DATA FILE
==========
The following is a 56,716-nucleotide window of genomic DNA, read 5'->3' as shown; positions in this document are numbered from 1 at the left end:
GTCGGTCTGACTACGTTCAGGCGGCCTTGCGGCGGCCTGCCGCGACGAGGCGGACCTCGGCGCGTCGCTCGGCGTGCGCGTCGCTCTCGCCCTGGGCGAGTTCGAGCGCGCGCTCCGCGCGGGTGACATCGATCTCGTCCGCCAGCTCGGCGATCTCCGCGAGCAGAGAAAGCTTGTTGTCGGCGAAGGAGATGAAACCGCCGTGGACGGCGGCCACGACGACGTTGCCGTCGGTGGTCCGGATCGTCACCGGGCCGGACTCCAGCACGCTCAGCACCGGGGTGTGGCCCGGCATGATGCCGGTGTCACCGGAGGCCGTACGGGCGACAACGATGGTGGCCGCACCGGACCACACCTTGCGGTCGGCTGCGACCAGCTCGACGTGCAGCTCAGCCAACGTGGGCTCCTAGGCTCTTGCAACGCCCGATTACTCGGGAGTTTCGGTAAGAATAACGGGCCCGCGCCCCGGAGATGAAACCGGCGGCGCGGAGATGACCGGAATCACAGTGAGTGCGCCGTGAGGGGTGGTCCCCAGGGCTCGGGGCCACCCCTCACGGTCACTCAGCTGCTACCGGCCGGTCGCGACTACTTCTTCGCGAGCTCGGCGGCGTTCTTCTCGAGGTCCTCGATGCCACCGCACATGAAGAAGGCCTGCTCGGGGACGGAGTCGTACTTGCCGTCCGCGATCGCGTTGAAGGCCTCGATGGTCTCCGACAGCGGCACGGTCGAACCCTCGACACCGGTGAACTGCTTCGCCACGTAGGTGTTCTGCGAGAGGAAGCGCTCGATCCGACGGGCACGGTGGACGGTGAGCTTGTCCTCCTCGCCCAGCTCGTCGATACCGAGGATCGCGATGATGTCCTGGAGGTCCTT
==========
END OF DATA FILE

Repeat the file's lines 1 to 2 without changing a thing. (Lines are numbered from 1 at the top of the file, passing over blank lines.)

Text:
The following is a 56,716-nucleotide window of genomic DNA, read 5'->3' as shown; positions in this document are numbered from 1 at the left end:
GTCGGTCTGACTACGTTCAGGCGGCCTTGCGGCGGCCTGCCGCGACGAGGCGGACCTCGGCGCGTCGCTCGGCGTGCGCGTCGCTCTCGCCCTGGGCGAGTTCGAGCGCGCGCTCCGCGCGGGTGACATCGATCTCGTCCGCCAGCTCGGCGATCTCCGCGAGCAGAGAAAGCTTGTTGTCGGCGAAGGAGATGAAACCGCCGTGGACGGCGGCCACGACGACGTTGCCGTCGGTGGTCCGGATCGTCACCGGGCCGGACTCCAGCACGCTCAGCACCGGGGTGTGGCCCGGCATGATGCCGGTGTCACCGGAGGCCGTACGGGCGACAACGATGGTGGCCGCACCGGACCACACCTTGCGGTCGGCTGCGACCAGCTCGACGTGCAGCTCAGCCAACGTGGGCTCCTAGGCTCTTGCAACGCCCGATTACTCGGGAGTTTCGGTAAGAATAACGGGCCCGCGCCCCGGAGATGAAACCGGCGGCGCGGAGATGACCGGAATCACAGTGAGTGCGCCGTGAGGGGTGGTCCCCAGGGCTCGGGGCCACCCCTCACGGTCACTCAGCTGCTACCGGCCGGTCGCGACTACTTCTTCGCGAGCTCGGCGGCGTTCTTCTCGAGGTCCTCGATGCCACCGCACATGAAGAAGGCCTGCTCGGGGACGGAGTCGTACTTGCCGTCCGCGATCGCGTTGAAGGCCTCGATGGTCTCCGACAGCGGCACGGTCGAACCCTCGACACCGGTGAACTGCTTCGCCACGTAGGTGTTCTGCGAGAGGAAGCGCTCGATCCGACGGGCACGGTGGACGGTGAGCTTGTCCTCCTCGCCCAGCTCGTCGATACCGAGGATCGCGATGATGTCCTGGAGGTCCTT